Ancient mtDNA from Neolithic France

When the Waves of European Neolithization Met: First Paleogenetic Evidence from Early Farmers in the Southern Paris Basin 

Maïté Rivollat et al. 

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PLoS ONE 10(4): e0125521. doi:10.1371/journal.pone.0125521
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Fig 1. Principal Component Analysis (PCA) on the ancient mtDNA dataset.

PCA performed with haplogroup frequencies and circle of correlation of the PCA. The ancient samples (S4 Table) included 'PRE_HG' for European Hunter Gatherers anterior to 4,000 BC (N = 41), 'PRE_Central_F' for Central European Neolithic farmers anterior to 4,000 BC (N = 147), and 'PRE_South_F' for Southern European Neolithic farmers anterior to 4,000 BC (N = 56). Some ancient groups anterior to 4,000 BC and sufficiently large enough for comparison at the population level are also shown (Derenburg, Halberstadt, Karsdorf, Salzmünde, from Germany [11,12,14,15]; and Los Cascajos from Spain [19]).  doi:10.1371/journal.pone.0125521.g001

An intense debate concerning the nature and mode of Neolithic transition in Europe has long received much attention. Recent publications of paleogenetic analyses focusing on ancient European farmers from Central Europe or the Iberian Peninsula have greatly contributed to this debate, providing arguments in favor of major migrations accompanying European Neolithization and highlighting noticeable genetic differentiation between farmers associated with two archaeologically defined migration routes: the Danube valley and the Mediterranean Sea. The aim of the present study was to fill a gap with the first paleogenetic data of Neolithic settlers from a region (France) where the two great currents came into both direct and indirect contact with each other. To this end, we analyzed the Gurgy 'Les Noisats' group, an Early/Middle Neolithic necropolis in the southern part of the Paris Basin. Interestingly, the archaeological record from this region highlighted a clear cultural influence from the Danubian cultural sphere but also notes exchanges with the Mediterranean cultural area. To unravel the processes implied in these cultural exchanges, we analyzed 102 individuals and obtained the largest Neolithic mitochondrial gene pool so far (39 HVS-I mitochondrial sequences and haplogroups for 55 individuals) from a single archaeological site from the Early/Middle Neolithic period. Pairwise FST values, haplogroup frequencies and shared informative haplotypes were calculated and compared with ancient and modern European and Near Eastern populations. These descriptive analyses provided patterns resulting from different evolutionary scenarios; however, the archaeological data available for the region suggest that the Gurgy group was formed through equivalent genetic contributions of farmer descendants from the Danubian and Mediterranean Neolithization waves. However, these results, that would constitute the most ancient genetic evidence of admixture between farmers from both Central and Mediterranean migration routes in the European Neolithization debate, are subject to confirmation through appropriate model-based approaches.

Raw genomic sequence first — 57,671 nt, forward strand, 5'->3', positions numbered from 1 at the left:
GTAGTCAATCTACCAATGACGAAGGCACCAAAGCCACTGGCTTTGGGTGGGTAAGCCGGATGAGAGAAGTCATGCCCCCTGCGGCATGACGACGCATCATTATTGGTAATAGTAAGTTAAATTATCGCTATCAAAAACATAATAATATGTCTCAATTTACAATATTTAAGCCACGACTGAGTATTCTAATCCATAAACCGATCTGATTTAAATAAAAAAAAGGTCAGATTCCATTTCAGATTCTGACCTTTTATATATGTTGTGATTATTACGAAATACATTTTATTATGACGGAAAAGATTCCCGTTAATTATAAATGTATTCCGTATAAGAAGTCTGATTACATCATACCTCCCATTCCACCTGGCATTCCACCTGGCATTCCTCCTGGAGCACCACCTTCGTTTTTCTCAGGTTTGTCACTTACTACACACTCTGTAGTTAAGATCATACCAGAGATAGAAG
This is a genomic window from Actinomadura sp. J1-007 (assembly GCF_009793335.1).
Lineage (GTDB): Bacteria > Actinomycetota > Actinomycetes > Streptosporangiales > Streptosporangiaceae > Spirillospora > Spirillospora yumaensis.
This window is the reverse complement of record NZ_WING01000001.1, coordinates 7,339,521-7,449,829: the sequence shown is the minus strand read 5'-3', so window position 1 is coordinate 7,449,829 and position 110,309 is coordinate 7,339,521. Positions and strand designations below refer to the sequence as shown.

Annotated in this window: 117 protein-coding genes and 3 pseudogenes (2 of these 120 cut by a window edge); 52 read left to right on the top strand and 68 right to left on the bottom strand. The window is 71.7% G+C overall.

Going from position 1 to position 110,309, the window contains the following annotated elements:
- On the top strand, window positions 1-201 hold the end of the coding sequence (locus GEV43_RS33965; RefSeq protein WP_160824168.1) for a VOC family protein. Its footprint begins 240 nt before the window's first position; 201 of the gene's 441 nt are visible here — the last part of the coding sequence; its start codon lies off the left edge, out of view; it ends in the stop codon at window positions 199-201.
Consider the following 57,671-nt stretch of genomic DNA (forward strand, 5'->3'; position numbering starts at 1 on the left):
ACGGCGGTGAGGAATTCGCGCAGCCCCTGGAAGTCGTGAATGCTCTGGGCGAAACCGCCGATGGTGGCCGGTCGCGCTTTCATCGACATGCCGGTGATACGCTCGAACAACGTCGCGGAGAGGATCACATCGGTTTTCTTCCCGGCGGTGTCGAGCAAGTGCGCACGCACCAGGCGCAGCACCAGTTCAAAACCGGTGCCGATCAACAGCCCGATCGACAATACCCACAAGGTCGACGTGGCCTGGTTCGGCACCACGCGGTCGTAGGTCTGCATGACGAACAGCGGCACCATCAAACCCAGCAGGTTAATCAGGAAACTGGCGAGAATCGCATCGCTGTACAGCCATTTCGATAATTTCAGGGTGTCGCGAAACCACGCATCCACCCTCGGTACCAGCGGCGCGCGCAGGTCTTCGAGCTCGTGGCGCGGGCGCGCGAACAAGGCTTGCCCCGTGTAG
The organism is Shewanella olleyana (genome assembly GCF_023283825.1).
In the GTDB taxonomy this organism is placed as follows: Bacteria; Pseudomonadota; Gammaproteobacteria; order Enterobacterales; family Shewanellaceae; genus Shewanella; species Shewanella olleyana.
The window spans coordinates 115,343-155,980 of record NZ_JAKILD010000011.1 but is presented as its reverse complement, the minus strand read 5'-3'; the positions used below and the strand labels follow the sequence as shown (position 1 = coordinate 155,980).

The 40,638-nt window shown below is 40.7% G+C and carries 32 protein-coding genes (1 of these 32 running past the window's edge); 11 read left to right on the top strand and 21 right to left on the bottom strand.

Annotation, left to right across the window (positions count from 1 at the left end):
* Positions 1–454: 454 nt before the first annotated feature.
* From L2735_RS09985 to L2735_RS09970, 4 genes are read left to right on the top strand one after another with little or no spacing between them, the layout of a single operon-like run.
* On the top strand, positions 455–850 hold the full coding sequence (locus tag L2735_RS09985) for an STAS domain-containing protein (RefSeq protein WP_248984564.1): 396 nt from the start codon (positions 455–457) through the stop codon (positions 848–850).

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Fig 3. Location of the sites anterior to 4000 cal BC.

PRE_HG (purple): 1) La Braña, 2) La Pasiega, 3) La Chora, 4) Erralla, 5) Aizpea, 6) Oberkassel, 7) Reuland-Loschbour, 8) Bad Durrenberg, 9) Hohleinstein, 10) Hohler Fels, 11) Villabruna, 12) Paglicci, 13) Dolni Vestonice, 14) Spiginas, 15) Donkalnis, 16) Kretuonas, 17) Uznyi Oleni Ostrov, 18) Popovo, 19) Kostenki, 20) Chekalino, 21) Lebyazhinka. PRE_South_F (blue): 22) Los Cascajos, 23) Paternanbidea, 24) Chaves, 25) Can Sadurni, 26) Sant Pau del Camp, 27) Avellaner. PRE_Central_F (green): 28) Flomborn, 29) Wittmar, 30) Oberwiederstedt, 31) Unterwiederstedt, 32) Salzmünde, 33) Derenburg, 34) Halberstadt, 35) Naumburg, 36) Karsdorf, 37) Esperstedt, 38) Vedrovice, 39) Szarvas, 40) Ecsegfalva. References in S4 Table.  doi:10.1371/journal.pone.0125521.g003